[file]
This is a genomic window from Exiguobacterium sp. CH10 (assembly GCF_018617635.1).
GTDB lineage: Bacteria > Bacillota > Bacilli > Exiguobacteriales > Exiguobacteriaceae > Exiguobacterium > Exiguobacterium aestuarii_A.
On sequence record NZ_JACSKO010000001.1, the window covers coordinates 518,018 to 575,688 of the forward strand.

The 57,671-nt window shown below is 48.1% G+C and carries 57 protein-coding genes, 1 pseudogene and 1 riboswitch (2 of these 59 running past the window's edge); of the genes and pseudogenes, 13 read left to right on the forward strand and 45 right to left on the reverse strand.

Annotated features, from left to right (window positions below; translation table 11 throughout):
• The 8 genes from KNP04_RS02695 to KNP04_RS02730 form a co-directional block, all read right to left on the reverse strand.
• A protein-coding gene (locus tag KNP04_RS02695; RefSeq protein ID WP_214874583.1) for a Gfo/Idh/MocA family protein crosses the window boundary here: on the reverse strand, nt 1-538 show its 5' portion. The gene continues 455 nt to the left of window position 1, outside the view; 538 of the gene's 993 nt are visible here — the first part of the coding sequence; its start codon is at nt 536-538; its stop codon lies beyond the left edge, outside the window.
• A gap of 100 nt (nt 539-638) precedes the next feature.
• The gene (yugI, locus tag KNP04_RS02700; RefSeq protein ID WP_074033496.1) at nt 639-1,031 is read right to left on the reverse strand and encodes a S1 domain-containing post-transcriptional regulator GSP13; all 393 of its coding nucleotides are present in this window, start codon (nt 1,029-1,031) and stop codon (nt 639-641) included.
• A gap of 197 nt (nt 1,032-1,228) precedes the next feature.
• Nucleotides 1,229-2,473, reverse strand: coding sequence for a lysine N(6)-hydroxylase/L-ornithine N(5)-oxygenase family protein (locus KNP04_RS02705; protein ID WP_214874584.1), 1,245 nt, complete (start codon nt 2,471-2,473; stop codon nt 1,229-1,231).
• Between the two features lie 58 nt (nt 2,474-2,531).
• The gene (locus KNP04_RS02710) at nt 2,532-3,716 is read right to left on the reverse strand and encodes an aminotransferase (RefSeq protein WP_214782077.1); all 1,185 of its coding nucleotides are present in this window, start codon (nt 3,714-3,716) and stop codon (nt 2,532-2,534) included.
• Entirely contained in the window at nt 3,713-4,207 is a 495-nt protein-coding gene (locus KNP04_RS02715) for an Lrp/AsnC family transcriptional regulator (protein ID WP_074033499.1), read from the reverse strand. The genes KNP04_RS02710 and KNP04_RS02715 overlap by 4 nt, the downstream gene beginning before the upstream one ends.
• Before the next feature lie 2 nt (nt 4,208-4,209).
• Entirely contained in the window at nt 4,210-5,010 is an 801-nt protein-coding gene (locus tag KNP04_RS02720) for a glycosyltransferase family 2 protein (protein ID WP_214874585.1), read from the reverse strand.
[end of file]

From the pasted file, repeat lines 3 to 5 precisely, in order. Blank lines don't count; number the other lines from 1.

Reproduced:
On sequence record NZ_JACSKO010000001.1, the window covers coordinates 518,018 to 575,688 of the forward strand.

The 57,671-nt window shown below is 48.1% G+C and carries 57 protein-coding genes, 1 pseudogene and 1 riboswitch (2 of these 59 running past the window's edge); of the genes and pseudogenes, 13 read left to right on the forward strand and 45 right to left on the reverse strand.

Annotated features, from left to right (window positions below; translation table 11 throughout):